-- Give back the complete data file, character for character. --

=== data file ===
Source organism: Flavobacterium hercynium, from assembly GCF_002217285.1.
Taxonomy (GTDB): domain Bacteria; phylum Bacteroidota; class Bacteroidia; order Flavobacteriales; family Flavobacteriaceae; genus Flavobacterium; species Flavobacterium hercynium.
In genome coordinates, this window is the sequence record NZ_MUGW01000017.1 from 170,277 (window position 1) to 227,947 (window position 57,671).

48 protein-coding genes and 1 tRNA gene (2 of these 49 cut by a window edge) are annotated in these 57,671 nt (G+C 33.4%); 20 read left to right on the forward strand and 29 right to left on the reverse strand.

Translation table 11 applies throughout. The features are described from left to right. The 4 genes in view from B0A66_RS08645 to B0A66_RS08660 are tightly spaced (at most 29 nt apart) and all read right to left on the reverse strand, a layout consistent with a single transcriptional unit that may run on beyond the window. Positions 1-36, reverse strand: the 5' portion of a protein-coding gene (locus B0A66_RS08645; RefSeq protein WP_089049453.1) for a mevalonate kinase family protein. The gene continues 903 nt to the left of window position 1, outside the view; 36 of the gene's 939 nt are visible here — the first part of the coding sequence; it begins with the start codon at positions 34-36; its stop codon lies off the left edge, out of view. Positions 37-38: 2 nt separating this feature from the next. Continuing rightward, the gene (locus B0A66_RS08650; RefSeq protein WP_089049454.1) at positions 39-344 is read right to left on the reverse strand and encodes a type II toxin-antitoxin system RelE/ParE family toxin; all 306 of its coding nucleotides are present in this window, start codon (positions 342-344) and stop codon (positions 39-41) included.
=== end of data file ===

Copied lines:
Source organism: Flavobacterium hercynium, from assembly GCF_002217285.1.
Taxonomy (GTDB): domain Bacteria; phylum Bacteroidota; class Bacteroidia; order Flavobacteriales; family Flavobacteriaceae; genus Flavobacterium; species Flavobacterium hercynium.
In genome coordinates, this window is the sequence record NZ_MUGW01000017.1 from 170,277 (window position 1) to 227,947 (window position 57,671).

48 protein-coding genes and 1 tRNA gene (2 of these 49 cut by a window edge) are annotated in these 57,671 nt (G+C 33.4%); 20 read left to right on the forward strand and 29 right to left on the reverse strand.

Translation table 11 applies throughout. The features are described from left to right. The 4 genes in view from B0A66_RS08645 to B0A66_RS08660 are tightly spaced (at most 29 nt apart) and all read right to left on the reverse strand, a layout consistent with a single transcriptional unit that may run on beyond the window. Positions 1-36, reverse strand: the 5' portion of a protein-coding gene (locus B0A66_RS08645; RefSeq protein WP_089049453.1) for a mevalonate kinase family protein. The gene continues 903 nt to the left of window position 1, outside the view; 36 of the gene's 939 nt are visible here — the first part of the coding sequence; it begins with the start codon at positions 34-36; its stop codon lies off the left edge, out of view. Positions 37-38: 2 nt separating this feature from the next. Continuing rightward, the gene (locus B0A66_RS08650; RefSeq protein WP_089049454.1) at positions 39-344 is read right to left on the reverse strand and encodes a type II toxin-antitoxin system RelE/ParE family toxin; all 306 of its coding nucleotides are present in this window, start codon (positions 342-344) and stop codon (positions 39-41) included.